“There’s a debate right now in Washington about rules that could discourage the innovative on-demand car service company, Uber. Not hard to guess which side I’m on — I’m on the side of innovation,” said Federal Communications Commission Chairman, Julius Genachowski, in an unusual show of political support for an issue he has no authority over. The move shows the growing opposition to D.C.’s taxi union, which is continuing its yet unsuccessful bid to regulate the popular on-demand cab service, after a very public online protest shut down the union’s first attempt earlier in the summer.
While the union fronts public safety reasons for pushing regulation, the more obvious reason is that Uber’s more innovative service is cutting into taxis’ already slim business. “My business is way down and it is very difficult to make a living at this moment,” said one D.C. cab driver to local broadcast affiliate, ABC 7.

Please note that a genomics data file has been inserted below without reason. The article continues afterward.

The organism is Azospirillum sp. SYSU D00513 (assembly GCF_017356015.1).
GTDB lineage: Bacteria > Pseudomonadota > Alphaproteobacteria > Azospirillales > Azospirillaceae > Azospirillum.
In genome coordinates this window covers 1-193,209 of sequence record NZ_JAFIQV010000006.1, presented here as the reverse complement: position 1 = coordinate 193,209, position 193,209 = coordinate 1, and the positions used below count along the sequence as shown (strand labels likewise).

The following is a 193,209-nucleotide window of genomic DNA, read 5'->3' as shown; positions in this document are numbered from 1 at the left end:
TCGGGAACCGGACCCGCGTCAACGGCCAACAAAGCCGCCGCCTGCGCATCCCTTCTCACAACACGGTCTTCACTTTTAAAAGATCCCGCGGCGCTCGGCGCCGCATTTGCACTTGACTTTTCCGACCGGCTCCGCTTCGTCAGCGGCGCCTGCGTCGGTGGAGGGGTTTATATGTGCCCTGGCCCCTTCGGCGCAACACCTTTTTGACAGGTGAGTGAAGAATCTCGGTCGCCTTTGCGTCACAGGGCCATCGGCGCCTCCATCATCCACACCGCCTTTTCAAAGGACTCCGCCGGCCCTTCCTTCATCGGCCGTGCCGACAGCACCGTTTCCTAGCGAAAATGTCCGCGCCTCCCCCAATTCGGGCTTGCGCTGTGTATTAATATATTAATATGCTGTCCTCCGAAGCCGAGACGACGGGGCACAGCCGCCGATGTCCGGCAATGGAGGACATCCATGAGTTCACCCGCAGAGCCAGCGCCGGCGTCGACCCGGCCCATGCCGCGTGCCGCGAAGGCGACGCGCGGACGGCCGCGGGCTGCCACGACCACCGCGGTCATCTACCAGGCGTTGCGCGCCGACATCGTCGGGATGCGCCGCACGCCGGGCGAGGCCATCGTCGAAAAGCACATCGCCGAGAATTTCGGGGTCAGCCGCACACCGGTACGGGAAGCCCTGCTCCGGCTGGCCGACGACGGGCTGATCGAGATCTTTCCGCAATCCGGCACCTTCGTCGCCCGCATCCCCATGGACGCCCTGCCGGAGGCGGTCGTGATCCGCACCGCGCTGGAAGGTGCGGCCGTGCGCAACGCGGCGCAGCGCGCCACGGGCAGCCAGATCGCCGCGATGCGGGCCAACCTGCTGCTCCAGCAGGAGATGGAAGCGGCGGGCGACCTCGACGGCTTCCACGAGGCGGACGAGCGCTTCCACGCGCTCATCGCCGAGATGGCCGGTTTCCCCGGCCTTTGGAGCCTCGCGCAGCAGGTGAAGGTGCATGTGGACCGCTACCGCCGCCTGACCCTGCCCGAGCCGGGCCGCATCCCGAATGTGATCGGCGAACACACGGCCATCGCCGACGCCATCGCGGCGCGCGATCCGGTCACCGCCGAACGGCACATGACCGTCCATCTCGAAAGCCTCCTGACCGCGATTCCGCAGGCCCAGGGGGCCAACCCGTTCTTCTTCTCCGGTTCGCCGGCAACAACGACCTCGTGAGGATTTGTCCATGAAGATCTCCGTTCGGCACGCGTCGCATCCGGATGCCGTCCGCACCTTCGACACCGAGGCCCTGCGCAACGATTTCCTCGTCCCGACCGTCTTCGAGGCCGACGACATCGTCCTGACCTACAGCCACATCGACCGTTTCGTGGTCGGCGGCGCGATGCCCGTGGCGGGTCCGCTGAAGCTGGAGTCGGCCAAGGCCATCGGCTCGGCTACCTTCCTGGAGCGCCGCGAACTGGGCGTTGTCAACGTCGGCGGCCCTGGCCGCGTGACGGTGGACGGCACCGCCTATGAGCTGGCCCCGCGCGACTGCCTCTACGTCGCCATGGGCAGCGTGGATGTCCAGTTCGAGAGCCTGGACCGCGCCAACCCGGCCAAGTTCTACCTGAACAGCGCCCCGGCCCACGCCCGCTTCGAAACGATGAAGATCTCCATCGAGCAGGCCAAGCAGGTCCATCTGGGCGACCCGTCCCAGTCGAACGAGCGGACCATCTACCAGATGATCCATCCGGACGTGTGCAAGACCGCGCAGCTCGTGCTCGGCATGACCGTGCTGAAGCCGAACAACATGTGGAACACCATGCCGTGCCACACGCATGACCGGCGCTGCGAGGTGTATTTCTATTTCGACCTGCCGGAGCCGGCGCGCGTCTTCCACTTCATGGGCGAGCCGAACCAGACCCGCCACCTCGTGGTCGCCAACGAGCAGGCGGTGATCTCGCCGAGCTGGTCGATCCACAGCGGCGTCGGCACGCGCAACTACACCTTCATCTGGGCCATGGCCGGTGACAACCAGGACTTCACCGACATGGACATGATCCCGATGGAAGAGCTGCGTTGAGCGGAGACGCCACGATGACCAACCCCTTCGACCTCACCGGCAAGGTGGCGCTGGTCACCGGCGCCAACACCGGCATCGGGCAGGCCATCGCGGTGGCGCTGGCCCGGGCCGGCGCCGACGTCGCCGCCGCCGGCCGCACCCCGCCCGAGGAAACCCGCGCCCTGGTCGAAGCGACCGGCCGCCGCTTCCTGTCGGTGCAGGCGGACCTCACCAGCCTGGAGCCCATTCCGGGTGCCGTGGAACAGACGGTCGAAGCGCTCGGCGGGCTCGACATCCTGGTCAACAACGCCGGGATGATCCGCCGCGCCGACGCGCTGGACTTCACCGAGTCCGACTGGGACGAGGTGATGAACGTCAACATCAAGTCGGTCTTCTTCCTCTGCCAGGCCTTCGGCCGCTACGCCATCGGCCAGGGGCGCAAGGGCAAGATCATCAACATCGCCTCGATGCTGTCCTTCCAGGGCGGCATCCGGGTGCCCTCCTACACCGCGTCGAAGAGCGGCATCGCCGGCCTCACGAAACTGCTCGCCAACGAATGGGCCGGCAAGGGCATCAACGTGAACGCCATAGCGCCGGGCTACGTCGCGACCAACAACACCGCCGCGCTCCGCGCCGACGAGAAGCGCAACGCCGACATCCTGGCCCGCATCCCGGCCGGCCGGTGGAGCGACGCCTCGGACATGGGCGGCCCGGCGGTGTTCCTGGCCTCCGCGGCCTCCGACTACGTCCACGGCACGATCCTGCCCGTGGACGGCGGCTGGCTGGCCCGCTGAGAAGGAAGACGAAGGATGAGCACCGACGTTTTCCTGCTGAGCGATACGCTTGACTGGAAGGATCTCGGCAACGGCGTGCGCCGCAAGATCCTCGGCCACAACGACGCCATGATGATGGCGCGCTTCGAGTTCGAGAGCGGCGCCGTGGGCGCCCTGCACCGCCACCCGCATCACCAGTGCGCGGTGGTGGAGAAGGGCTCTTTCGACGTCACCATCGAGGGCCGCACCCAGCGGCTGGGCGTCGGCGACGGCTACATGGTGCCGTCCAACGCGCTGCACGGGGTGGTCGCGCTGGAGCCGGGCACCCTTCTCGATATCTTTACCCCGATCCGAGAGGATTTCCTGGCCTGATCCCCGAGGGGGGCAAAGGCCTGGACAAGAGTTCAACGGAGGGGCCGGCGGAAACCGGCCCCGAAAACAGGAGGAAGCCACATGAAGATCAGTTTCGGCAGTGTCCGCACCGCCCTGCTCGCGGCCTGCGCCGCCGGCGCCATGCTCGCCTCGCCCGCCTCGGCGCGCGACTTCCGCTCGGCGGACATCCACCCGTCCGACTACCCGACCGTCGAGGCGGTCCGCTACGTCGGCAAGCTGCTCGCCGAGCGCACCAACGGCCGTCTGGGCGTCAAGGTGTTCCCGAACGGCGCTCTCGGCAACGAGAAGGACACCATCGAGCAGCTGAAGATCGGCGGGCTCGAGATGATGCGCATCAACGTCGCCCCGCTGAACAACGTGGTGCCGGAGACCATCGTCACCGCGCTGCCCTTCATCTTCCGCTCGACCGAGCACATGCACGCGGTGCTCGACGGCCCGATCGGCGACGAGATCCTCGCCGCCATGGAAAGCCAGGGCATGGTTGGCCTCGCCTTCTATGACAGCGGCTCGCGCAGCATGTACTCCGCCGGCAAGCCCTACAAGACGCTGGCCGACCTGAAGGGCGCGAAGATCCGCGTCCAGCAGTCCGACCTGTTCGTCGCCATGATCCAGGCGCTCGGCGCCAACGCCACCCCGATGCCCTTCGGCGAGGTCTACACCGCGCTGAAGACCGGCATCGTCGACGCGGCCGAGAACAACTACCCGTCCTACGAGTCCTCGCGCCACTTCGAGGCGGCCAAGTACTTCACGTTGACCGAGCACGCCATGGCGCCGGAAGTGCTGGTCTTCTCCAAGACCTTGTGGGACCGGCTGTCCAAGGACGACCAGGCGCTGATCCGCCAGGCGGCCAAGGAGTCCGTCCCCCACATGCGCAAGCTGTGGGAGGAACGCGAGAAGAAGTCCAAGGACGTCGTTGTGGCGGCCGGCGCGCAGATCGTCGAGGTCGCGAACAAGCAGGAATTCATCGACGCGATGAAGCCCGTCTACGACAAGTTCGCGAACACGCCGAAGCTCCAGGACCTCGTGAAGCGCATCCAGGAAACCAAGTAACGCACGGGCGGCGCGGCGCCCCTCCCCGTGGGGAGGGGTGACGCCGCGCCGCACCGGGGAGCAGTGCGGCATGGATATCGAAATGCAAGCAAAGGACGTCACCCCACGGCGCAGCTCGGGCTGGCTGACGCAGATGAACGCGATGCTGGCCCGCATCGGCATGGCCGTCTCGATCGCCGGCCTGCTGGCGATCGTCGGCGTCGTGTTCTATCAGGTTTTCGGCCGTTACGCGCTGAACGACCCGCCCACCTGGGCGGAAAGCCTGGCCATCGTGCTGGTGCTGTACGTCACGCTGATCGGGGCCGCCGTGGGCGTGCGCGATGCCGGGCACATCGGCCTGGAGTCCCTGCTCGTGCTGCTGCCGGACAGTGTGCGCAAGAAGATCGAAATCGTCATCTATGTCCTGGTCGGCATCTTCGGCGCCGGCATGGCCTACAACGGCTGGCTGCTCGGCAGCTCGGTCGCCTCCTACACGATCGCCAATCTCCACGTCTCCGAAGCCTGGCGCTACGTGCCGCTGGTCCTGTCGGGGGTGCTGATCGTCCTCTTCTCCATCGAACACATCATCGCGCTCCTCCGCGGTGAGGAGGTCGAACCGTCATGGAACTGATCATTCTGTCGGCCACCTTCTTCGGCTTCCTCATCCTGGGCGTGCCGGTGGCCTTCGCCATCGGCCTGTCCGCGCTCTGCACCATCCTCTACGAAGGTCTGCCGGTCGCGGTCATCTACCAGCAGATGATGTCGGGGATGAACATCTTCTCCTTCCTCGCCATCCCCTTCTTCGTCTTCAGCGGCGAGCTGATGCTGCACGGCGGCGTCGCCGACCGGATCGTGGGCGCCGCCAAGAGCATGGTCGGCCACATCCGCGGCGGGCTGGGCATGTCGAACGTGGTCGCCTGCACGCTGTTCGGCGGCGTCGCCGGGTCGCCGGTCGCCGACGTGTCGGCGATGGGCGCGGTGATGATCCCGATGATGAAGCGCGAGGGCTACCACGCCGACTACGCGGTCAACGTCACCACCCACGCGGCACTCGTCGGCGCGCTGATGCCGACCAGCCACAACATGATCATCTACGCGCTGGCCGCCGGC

Local lovers of Uber, however, are not mincing words for why they prefer it, “It is 10 times better than dirty, filthy D.C. cabs where the drivers don’t speak English and barely know where they’re going,” said resident Richard Howill to ABC 7. “It costs a little more and I’m happy to pay it.”